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Tax Credits for an Energy StarTo encourage Americans to save energy and reduce pollution,

Tax Credits for an Energy StarTo encourage Americans to save energy and reduce pollution,

Tax Credits for an Energy Star
To encourage Americans to save energy and reduce pollution, the Environmental Protection Administration (EPA) launched the “ENERGY STAR” program in 1992. Later, the Energy Department and the EPA began granting makers of appliances and building materials the familiar ENERGY STAR seal if their products met federal standards for energy efficiency. The American Recovery and Reinvestment Act of 2009 revised a program begun earlier that awards federal income-tax credits to consumers who buy these products. The stimulus package also contains funds for rebates to consumers who buy new, ENERGY STAR–qualified appliances. Each U.S. state and territory has developed its own rebate plan. Hybrid gas-electric vehicles and those using alternative fuels are eligible for tax credits, as are plug-in electric vehicles. You can also get a tax credit equivalent to 10 percent of the cost if you convert a conventional vehicle to a plug-in, electric-drive motor. In the state-administered rebate program, replacing certain appliances with qualified ones will not only get you a rebate but will also lower your utility bills. Depending on climate, geography, and other factors, your state may choose from among boilers, central or room air conditioners, washing machines, dishwashers, freezers, oil and gas furnaces, heat pumps (air source and geothermal), refrigerators, and water heaters. Certain kinds of home improvements are eligible for tax credits. You might invest in a new, qualified central air-conditioning system, heat pump, or furnace. If you live in a cold climate, you might choose to insulate or seal your windows. You might install a biomass stove that burns agricultural and wood waste, plants and residues, or wood pellets. Not only will you get a tax credit, you will also see long-run savings on your fuel bill and help protect the environment.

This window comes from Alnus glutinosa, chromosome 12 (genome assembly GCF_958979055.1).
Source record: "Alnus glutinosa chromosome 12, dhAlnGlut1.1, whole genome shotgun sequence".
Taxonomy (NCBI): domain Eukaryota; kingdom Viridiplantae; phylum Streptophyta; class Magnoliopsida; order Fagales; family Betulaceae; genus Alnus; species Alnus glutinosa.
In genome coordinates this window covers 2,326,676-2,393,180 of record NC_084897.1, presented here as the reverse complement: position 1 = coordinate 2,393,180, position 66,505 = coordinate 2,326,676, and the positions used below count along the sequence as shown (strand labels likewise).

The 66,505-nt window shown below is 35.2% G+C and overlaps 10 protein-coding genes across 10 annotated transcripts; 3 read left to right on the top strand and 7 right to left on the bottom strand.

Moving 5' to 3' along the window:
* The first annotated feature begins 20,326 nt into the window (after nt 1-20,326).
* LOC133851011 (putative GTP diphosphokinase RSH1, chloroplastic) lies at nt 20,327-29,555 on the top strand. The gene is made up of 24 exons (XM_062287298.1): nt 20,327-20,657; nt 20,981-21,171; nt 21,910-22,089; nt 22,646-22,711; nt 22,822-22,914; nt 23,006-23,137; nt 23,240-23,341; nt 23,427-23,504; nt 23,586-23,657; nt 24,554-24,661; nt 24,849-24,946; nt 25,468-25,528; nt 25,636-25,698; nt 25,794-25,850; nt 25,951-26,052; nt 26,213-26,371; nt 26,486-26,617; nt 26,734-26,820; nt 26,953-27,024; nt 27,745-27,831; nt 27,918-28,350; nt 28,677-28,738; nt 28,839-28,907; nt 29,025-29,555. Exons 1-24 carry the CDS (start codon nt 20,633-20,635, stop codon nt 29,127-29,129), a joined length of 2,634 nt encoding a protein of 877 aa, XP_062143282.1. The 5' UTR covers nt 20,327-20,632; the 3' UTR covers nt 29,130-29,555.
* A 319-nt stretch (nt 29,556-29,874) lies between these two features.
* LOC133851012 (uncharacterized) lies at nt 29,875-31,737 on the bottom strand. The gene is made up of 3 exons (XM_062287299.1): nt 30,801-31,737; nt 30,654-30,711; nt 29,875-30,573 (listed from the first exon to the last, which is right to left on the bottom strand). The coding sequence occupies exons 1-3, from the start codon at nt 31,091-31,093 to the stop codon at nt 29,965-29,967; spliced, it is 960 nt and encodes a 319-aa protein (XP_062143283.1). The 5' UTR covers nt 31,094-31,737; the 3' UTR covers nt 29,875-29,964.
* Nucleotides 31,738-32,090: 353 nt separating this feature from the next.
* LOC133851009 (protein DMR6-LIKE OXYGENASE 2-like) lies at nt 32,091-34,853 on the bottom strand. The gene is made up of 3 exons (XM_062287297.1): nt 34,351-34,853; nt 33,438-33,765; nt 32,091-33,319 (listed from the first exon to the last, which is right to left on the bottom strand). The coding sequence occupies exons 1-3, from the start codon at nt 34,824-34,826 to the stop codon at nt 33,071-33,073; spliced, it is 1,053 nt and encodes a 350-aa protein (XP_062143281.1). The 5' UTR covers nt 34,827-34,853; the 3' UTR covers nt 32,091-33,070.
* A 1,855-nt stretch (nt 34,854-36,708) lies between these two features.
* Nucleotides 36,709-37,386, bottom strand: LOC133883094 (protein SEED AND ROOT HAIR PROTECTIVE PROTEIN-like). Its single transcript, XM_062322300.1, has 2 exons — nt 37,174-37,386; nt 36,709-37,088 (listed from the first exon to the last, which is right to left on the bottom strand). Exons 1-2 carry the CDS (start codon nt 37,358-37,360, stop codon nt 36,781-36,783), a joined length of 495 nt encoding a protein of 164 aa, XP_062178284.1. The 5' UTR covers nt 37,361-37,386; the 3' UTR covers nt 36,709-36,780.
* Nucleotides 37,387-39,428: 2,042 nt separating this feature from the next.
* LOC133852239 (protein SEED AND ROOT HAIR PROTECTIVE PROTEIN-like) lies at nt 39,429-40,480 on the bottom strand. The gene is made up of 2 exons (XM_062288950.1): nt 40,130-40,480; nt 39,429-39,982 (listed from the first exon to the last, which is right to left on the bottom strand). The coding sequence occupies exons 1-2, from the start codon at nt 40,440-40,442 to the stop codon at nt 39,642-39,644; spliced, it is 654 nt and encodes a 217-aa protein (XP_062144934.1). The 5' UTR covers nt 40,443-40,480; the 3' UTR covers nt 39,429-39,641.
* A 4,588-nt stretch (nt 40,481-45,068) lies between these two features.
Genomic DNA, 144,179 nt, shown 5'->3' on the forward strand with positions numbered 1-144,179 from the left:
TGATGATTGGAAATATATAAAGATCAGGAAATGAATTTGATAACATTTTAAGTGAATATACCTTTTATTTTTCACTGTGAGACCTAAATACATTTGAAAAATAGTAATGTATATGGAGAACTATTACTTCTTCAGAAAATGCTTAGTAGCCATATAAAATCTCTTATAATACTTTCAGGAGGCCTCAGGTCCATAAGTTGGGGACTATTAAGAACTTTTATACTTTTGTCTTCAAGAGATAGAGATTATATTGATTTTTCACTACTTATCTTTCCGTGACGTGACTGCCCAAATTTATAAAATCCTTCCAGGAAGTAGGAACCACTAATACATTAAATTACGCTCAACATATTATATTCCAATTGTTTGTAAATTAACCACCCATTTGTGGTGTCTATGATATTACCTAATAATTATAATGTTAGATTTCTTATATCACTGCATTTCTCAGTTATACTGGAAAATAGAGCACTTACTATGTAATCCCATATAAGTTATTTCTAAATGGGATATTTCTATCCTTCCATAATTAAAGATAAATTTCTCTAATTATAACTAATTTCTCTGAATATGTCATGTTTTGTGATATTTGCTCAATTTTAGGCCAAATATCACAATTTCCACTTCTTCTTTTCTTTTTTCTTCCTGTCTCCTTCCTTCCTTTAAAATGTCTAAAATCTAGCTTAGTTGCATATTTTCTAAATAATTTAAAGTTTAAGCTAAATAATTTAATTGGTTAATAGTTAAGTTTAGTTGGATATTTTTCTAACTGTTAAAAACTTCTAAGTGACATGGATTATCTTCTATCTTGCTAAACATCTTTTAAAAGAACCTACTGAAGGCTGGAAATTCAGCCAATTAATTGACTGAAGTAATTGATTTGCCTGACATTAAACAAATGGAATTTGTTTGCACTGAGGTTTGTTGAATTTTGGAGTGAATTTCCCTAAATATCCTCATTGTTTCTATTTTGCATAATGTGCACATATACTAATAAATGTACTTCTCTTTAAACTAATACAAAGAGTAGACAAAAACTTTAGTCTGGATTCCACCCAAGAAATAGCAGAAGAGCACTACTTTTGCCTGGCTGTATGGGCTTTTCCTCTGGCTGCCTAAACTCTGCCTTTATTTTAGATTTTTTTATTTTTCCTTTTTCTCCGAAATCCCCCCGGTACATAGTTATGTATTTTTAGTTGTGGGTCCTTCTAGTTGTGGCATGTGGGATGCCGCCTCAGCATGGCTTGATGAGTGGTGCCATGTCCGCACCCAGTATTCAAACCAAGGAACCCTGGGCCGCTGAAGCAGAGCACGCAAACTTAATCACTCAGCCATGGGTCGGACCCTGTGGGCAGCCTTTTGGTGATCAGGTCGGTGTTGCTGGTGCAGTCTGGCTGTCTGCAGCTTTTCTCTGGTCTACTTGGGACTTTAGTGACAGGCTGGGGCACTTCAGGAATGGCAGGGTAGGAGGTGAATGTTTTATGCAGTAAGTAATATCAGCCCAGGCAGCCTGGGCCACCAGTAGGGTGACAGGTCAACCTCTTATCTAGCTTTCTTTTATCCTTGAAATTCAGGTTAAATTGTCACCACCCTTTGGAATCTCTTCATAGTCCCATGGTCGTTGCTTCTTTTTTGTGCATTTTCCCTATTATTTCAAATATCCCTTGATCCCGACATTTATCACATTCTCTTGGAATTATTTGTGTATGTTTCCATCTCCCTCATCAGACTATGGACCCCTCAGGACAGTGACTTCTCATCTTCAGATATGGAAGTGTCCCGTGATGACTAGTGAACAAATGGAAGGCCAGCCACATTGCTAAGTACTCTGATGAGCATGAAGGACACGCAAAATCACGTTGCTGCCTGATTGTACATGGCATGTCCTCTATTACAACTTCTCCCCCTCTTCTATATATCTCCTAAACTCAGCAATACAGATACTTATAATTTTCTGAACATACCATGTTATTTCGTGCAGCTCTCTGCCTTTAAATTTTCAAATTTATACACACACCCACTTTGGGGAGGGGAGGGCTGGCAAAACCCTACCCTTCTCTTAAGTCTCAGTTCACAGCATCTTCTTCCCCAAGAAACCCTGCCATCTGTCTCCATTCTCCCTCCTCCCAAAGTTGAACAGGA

Questions for Critical Thinking
1. How will paying out rebates and granting tax credits stimulate the economy?
2. Which would you prefer to receive—an income-tax credit or a rebate? Why?
 
 
 
Sources: 
U.S. Department of Energy, “Consumer Energy Tax Incentives: What the American Recovery and Reinvestment Act Means to You,” http://www.energy. gov, accessed February 4, 2010; Alliance to Save Energy, “Energy-Efficient Home and Vehicle Tax Credits,” http://ase.org, accessed February 4, 2010; “Federal Tax Credits for Consumer Energy Efficiency,” http://www.energystar.gov, accessed February 4, 2010; Environmental Protection Administration, “Environmental Progress,” http://www.epa. gov, accessed February 4, 2010; U.S. Department of Energy, “Rebates for ENERGY STAR Appliances,” http://www.energysavers.gov, accessed February 4, 2010.